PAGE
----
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    Describes the full and relative path name formats in Windows PowerShell. 


    All items in a data store accessible through a Windows PowerShell provider  
    can be uniquely identified by their path names. A path name is a  
    combination of the item name, the container and subcontainers in which  
    the item is located, and the Windows PowerShell drive through which the  
    containers are accessed. 
    In Windows PowerShell, path names are divided into one of two types: fully  
    qualified and relative. A fully qualified path name consists of all  
    elements that make up a path. The following syntax shows the elements in  
    a fully qualified path name: 
    The <provider> placeholder refers to the Windows PowerShell provider  
    through which you access the data store. For example, the FileSystem 
    provider allows you to access the files and directories on your computer. 
    This element of the syntax is optional and is never needed because the  
    drive names are unique across all providers. 
    The <drive> placeholder refers to the Windows PowerShell drive that is  
    supported by a particular Windows PowerShell provider. In the case of the 
    FileSystem provider, the Windows PowerShell drives map to the Windows  
    drives that are configured on your system. For example, if your system  
    includes an A: drive and a C: drive, the FileSystem provider creates the 
    same drives in Windows PowerShell. 
    After you have specified the drive, you must specify any containers and  
    subcontainers that contain the item. The containers must be specified  
    in the hierarchical order in which they exist in the data store. In  
    other words, you must start with the parent container, then the child  
    container in that parent container, and so on. In addition, each  
    container must be preceded by a backslash. (Note that Windows PowerShell 
    allows you to use forward slashes for compatibility with other  
    After the container and subcontainers have been specified, you must  
    provide the item name, preceded by a backslash. For example, the fully  
    qualified path name for the Shell.dll file in the C:\Windows\System32  
    directory is as follows: 
    In this case, the drive through which the containers are accessed is  
    the C: drive, the top-level container is Windows, the subcontainer is 
    System32 (located within the Windows container), and the item is Shell.dll. 
    In some situations, you do not need to specify a fully qualified path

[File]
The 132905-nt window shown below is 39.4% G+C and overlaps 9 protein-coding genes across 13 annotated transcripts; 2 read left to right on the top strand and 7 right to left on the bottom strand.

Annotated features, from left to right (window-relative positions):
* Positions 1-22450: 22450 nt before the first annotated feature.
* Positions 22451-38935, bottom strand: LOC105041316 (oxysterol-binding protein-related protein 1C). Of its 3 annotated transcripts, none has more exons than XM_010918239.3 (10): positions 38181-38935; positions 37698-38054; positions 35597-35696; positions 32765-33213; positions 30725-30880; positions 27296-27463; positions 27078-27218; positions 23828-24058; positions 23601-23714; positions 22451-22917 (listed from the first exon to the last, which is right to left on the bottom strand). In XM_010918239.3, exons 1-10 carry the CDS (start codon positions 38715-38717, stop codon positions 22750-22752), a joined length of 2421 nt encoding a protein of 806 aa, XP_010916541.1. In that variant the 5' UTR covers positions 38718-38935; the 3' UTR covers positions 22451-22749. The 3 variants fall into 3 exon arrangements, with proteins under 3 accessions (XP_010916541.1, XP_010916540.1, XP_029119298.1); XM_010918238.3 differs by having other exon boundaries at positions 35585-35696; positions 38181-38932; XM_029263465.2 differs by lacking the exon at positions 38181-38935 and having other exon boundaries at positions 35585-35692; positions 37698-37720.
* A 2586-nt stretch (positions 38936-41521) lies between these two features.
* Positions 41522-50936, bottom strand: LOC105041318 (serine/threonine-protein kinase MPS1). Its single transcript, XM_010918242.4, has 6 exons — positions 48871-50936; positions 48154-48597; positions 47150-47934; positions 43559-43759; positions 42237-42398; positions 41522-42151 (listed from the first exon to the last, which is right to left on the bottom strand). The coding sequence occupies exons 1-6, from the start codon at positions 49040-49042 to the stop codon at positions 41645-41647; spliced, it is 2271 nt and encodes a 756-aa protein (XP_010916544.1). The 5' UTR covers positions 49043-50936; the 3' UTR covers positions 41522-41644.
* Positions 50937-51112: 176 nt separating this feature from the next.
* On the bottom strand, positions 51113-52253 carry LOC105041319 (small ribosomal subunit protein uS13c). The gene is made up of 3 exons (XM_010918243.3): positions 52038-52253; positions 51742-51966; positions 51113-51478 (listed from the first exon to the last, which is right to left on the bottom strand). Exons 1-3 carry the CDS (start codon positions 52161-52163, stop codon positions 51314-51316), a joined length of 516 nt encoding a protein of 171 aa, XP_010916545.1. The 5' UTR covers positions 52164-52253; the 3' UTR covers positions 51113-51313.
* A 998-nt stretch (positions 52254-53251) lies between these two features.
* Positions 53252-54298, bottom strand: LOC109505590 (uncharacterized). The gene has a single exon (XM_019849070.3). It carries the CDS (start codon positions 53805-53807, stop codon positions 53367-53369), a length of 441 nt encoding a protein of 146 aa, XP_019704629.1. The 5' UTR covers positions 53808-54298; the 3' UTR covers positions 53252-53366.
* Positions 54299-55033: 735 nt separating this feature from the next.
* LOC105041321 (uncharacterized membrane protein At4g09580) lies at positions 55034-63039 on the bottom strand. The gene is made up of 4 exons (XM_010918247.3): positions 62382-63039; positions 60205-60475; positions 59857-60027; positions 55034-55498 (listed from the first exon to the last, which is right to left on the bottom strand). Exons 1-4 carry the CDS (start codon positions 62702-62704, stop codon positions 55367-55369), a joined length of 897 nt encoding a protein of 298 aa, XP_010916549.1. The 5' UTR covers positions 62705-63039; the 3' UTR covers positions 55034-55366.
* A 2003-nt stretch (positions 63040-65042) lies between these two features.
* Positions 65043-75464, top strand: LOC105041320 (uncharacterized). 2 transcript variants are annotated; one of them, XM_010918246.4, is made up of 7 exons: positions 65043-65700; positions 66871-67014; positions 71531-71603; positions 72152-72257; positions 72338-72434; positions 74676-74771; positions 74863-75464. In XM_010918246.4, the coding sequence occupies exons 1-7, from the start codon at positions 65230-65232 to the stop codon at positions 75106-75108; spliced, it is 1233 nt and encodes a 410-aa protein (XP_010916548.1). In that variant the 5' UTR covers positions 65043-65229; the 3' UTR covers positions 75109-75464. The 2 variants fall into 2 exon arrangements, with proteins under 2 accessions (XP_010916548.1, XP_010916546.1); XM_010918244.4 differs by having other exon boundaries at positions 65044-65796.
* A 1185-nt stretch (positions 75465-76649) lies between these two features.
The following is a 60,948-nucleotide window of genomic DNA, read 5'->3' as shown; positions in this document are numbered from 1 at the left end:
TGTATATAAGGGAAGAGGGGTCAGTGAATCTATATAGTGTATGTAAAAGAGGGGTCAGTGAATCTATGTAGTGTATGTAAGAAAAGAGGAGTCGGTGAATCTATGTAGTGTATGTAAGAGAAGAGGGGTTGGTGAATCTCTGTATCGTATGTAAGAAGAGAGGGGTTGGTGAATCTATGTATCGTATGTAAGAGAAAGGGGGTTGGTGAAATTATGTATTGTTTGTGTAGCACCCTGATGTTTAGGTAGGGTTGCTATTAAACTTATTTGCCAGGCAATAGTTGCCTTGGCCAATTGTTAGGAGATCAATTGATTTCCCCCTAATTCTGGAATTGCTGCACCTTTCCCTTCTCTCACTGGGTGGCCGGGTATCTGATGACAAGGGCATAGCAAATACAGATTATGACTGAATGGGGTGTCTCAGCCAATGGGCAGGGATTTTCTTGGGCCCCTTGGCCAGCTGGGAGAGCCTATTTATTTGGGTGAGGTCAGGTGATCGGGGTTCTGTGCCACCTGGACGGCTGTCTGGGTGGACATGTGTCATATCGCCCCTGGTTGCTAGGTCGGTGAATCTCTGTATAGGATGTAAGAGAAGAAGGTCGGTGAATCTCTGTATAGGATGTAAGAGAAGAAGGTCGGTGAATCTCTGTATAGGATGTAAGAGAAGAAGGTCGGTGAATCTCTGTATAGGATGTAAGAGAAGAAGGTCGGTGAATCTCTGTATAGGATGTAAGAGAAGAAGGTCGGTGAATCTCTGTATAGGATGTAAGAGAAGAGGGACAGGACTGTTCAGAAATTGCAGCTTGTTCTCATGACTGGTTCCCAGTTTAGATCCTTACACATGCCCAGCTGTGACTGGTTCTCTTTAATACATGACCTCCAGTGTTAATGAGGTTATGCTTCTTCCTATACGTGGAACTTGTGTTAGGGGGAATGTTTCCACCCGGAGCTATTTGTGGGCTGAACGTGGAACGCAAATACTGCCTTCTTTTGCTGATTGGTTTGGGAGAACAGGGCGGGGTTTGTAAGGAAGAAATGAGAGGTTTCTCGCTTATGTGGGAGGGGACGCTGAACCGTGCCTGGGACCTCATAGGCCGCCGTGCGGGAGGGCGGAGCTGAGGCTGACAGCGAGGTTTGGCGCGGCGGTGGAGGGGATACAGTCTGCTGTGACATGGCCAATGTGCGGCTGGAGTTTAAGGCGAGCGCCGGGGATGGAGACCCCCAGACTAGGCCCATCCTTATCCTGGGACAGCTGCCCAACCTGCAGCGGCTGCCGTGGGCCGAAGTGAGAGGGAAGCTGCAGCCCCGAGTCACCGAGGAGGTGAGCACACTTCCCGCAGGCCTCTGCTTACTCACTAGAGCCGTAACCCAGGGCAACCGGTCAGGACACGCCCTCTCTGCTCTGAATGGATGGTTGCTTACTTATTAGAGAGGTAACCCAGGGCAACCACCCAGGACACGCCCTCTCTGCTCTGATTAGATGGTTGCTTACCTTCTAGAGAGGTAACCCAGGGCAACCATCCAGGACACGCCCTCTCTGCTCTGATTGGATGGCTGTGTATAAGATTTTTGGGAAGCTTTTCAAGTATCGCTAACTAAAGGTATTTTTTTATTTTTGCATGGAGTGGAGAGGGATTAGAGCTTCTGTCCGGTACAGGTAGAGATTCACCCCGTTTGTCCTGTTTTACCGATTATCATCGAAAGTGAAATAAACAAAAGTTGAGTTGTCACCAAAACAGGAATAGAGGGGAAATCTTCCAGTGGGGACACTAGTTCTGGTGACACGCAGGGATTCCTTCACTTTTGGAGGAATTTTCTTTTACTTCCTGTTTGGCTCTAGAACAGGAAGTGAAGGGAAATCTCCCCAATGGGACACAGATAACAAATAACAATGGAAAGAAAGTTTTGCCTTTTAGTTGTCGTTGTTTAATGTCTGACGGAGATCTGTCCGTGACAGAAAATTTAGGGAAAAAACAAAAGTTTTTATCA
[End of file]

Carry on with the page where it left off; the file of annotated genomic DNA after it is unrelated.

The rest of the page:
name and can instead use a relative path name. A relative path name is  
    based on the current working location. Windows PowerShell allows you to  
    identify an item based on its location relative to the current working 
    location. You can specify relative path names by using special characters. 
    The following table describes each of these characters and provides  
    examples of relative path names and fully qualified path names. The  
    examples in the table are based on the current working directory being  
    set to C:\Windows. 
    Symbol Description                Relative path    Fully qualified path 
    ------ -------------------------- ---------------- -------------------- 
    .      Current working location   .\System         c:\Windows\System 
    ..     Parent of current working  ..\Program Files c:\Program Files 
    \      Drive root of current      \Program Files   c:\Program Files 
           working location 
    [none] No special characters      System           c:\Windows\System 
    When using a path name in a command, you enter that name in the same  
    way whether you use a fully qualified path name or a relative one. For  
    example, suppose that your current working directory is C:\Windows. The  
    following Get-ChildItem command retrieves all items in the C:\Techdocs  
        Get-ChildItem \techdocs 
    The backslash indicates that the drive root of the current working  
    location should be used. Because the working directory is C:\Windows,  
    the drive root is the C: drive. Because the techdocs directory is located  
    off the root, you need to specify only the backslash. 
    You can achieve the same results by using the following command: 
        Get-ChildItem c:\techdocs 
    Regardless of whether you use a fully qualified path name or a relative  
    path name, a path name is important not only because it locates an item  
    but also because it uniquely identifies the item even if that item  
    shares the same name as another item in a different container.  
    For instance, suppose that you have two files that are each named  
    Results.txt. The first file is in a directory named C:\Techdocs\Jan,  
    and the second file is in a directory named C:\Techdocs\Feb. The path  
    name for the first file (C:\Techdocs\Jan\Results.txt) and the path name  
    for the second file (C:\Techdocs\Feb\Results.txt) allow you to clearly  
    distinguish between the two files.